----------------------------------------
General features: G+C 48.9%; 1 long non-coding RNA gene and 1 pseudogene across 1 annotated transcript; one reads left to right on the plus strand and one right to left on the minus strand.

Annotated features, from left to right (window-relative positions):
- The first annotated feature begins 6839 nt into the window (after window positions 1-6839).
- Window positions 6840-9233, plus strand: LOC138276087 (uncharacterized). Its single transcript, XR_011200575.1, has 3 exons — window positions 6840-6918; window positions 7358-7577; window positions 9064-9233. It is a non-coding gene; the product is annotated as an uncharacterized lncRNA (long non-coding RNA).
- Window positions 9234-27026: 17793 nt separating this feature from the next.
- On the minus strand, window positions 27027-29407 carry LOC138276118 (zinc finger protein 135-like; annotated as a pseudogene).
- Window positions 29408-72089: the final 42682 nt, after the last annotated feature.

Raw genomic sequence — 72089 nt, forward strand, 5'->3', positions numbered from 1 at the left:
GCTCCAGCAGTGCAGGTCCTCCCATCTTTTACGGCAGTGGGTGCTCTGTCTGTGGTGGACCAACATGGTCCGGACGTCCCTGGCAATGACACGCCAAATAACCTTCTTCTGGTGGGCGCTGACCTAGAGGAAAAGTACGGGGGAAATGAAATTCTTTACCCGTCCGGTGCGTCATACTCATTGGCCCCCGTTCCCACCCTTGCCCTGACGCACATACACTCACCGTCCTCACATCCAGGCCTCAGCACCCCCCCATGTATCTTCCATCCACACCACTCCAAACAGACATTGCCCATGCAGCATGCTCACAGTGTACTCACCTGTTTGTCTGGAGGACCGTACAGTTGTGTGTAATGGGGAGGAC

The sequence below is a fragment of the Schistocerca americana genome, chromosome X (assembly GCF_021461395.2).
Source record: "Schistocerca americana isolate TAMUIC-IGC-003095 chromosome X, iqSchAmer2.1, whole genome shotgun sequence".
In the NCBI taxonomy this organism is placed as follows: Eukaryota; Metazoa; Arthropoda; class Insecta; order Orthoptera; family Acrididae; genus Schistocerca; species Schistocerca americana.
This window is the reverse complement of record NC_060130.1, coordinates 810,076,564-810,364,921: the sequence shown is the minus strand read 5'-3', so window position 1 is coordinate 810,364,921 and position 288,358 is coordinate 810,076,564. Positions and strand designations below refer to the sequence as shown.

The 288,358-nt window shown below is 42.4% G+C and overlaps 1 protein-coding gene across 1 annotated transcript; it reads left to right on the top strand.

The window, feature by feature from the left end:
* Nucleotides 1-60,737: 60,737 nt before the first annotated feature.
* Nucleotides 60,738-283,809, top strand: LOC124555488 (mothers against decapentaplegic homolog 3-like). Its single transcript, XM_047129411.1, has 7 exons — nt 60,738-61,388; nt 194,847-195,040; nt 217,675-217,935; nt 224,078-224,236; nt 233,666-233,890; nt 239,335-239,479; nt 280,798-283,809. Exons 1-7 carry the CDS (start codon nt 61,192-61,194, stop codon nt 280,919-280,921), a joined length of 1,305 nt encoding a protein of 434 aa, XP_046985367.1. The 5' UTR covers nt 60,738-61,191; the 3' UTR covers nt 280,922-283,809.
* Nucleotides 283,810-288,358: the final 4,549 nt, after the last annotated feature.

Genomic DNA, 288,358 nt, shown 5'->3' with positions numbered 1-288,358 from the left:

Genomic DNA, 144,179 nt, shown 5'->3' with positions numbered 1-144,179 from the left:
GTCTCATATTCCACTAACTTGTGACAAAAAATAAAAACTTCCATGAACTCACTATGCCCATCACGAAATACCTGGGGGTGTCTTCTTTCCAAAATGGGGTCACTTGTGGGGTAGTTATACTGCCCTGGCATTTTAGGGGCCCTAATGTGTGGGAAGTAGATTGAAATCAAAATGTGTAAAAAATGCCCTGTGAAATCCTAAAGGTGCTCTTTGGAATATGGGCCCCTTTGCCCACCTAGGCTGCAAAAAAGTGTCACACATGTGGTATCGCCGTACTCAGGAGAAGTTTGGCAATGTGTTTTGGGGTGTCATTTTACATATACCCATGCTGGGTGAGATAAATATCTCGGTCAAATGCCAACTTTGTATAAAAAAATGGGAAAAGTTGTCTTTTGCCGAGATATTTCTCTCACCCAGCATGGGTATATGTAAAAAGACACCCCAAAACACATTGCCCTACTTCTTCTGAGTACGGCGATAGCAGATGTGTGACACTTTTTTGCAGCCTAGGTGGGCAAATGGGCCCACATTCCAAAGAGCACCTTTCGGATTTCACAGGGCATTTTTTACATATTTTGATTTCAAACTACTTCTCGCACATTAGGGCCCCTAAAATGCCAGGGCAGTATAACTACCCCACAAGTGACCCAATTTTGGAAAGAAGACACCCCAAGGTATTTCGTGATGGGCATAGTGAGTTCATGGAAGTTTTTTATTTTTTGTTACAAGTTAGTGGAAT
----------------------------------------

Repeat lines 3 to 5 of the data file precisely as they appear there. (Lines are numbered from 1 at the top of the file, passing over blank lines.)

- The first annotated feature begins 6839 nt into the window (after window positions 1-6839).
- Window positions 6840-9233, plus strand: LOC138276087 (uncharacterized). Its single transcript, XR_011200575.1, has 3 exons — window positions 6840-6918; window positions 7358-7577; window positions 9064-9233. It is a non-coding gene; the product is annotated as an uncharacterized lncRNA (long non-coding RNA).
- Window positions 9234-27026: 17793 nt separating this feature from the next.